h2ofun

Active Member
Aug 11, 2020
3,604
867
auburn, ca
So I post a lot of PoCo hate, But to turn things on a more happy upside, I just want to post about how great PV+ESS is for a homeowner. Like, it's amazeballs, and I hope anyone on the fence about getting such a system can be motivated to try and make it happen.

While it sounds like Tesla Energy is going to be pushing the PV+ESS as "standard" on future installs... it's worth shopping around to find a complete PV+ESS installer that will do the best design for your particular house. Maybe Tesla is that installer, maybe it's Sunrun, maybe it's someone else.

My goal of getting PV+ESS was to use my own PV energy as much as possible. The batteries would be essential to power through the peak time where solar energy is not bountiful, but household demand starts to spike. For people in Northern California and an EV, the rate schedule "EV2-A" has heightened costs that span 3pm to midnight.

For almost every day since mid February, this is what I see across ALL my home loads...

1. From midnight to sunrise: I am on Grid energy with the PW as backup.
2. From sunrise to about 1pm: Solar is powering the house with excess going into the PWs
3. At about 2pm, the Powerwalls reach 100% SoC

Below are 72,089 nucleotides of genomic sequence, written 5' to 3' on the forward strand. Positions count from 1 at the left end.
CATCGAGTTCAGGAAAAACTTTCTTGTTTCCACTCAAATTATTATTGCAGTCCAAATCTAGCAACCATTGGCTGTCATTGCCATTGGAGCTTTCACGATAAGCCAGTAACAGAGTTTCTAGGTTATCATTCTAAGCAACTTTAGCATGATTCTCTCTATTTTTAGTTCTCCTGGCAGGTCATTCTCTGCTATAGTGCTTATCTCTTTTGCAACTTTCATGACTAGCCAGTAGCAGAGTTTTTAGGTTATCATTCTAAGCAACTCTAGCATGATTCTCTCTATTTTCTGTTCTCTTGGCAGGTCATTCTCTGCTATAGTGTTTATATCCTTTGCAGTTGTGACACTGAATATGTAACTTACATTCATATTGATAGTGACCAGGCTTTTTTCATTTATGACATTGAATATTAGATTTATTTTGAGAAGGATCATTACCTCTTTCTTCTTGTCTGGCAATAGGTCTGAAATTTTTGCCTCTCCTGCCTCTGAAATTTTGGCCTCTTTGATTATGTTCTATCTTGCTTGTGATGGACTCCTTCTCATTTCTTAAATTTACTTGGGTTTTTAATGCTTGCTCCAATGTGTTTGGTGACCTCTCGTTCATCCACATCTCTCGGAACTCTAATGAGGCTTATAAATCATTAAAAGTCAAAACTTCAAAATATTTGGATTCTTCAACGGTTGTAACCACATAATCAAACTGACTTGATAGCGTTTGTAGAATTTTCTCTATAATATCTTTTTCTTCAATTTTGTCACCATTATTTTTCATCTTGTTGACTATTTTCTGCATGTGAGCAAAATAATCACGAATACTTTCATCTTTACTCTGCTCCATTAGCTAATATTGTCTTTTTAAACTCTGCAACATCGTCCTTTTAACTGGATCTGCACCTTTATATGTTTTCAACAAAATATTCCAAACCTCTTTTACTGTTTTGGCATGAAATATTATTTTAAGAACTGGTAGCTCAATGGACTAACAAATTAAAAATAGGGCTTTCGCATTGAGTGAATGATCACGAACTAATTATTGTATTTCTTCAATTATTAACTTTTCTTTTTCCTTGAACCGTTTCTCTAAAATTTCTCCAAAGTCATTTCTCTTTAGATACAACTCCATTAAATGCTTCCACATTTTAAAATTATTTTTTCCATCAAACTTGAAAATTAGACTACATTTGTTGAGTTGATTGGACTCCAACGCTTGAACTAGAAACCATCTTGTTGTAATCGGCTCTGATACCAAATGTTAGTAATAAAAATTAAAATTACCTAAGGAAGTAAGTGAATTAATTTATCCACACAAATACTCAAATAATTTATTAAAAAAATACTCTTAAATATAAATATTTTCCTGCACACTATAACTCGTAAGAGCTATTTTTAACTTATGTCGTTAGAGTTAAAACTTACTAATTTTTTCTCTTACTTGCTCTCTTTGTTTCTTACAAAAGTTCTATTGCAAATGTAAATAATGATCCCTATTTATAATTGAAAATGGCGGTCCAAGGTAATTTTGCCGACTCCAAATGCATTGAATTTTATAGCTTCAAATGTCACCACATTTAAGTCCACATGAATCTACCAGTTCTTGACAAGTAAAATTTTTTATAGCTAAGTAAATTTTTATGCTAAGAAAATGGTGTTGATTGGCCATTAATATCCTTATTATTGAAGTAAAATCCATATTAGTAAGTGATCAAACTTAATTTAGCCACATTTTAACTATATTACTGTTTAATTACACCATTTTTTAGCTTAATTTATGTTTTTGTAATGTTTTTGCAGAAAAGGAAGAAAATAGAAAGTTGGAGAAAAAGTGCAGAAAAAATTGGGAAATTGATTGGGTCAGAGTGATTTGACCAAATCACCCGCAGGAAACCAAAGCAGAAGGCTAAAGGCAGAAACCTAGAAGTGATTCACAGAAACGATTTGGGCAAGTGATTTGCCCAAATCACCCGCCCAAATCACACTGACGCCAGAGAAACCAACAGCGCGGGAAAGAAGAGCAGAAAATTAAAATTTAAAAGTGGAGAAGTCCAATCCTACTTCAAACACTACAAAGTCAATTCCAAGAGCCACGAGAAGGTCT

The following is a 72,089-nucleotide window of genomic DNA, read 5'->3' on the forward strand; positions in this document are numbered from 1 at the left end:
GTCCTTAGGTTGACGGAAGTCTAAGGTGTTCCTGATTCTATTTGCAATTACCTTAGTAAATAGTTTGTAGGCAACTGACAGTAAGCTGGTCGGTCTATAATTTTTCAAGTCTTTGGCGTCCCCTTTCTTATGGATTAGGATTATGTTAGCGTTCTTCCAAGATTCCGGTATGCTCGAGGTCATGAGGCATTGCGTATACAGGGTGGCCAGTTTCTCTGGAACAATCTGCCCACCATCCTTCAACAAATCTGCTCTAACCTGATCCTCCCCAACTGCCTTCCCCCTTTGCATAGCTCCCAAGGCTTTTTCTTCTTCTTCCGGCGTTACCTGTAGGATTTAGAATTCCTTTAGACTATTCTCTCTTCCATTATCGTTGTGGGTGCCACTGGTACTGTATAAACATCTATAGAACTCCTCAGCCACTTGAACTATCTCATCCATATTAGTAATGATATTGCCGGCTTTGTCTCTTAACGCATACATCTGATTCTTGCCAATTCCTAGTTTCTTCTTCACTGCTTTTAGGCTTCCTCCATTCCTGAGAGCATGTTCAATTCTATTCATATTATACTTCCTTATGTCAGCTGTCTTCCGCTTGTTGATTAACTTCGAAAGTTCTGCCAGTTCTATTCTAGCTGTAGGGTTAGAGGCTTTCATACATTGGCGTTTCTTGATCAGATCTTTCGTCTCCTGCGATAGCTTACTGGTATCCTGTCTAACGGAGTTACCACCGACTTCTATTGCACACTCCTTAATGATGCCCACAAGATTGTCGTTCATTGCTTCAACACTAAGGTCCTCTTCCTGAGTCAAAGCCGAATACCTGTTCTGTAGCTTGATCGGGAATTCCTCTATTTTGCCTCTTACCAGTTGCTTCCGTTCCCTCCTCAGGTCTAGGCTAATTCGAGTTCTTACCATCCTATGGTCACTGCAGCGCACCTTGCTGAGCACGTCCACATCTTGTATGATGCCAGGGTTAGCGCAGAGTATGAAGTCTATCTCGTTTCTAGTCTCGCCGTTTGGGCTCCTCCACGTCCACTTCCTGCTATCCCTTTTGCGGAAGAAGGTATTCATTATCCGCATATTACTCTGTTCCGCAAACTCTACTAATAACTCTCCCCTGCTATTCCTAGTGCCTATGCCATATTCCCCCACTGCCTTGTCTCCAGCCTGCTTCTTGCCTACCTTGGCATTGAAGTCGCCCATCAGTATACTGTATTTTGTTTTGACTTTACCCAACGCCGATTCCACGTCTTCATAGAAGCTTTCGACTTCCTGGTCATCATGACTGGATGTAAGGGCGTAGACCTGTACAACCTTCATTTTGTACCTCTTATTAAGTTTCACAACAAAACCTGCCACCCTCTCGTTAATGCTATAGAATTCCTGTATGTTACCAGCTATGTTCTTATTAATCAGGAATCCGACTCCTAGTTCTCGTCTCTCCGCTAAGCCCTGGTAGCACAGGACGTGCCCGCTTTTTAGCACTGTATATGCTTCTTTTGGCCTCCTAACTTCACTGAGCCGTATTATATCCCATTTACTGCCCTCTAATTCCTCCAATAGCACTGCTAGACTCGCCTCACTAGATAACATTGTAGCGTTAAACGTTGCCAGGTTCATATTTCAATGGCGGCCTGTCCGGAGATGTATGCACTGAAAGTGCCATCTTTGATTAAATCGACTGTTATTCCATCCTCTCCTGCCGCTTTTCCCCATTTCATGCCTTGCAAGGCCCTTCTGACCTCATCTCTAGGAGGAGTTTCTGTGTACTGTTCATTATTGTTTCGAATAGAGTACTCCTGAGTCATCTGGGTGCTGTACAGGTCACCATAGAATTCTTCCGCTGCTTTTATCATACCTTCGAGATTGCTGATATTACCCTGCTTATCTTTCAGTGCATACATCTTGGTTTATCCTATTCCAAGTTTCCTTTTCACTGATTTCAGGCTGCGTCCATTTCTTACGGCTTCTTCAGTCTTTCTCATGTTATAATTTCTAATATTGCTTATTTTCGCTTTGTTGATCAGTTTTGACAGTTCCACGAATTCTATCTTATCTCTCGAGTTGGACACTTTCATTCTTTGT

4. From 2pm to 3pm: Solar is powering the house with excess going to the Grid
5. From 3pm to sunset: Solar is doing full export to the Grid, while the Powerwalls power the house
6. From sunset to midnight: The Powerwalls power the house

Rinse and repeat. This is the best possible outcome I could have imagined. I generate as much juicy NEM credit as I can to cover the high-AC and Winter months. And at no point in time do I give a second thought about what time it is before run a home load. The only thing I'll have to do is make sure to only charge an EV after midnight... which should be rather easy to do.

I gave this TOU shifting "timeline" to numerous installers in 2020. This included Tesla, Sunrun, SunPower, and a slew of local shops. And not one of them thought it was possible. But the folks here on TMC made it seem like this was totally normal and expected. It turns out TMC with people like @wwhitney and @Vines knows more than a huge number of East Bay solar companies :)

So yeah, the process of getting PV+ESS may not be the most fun, but the outcome is just amazing. 10/10 highly recommended even if the financial ROI is tough to rationalize.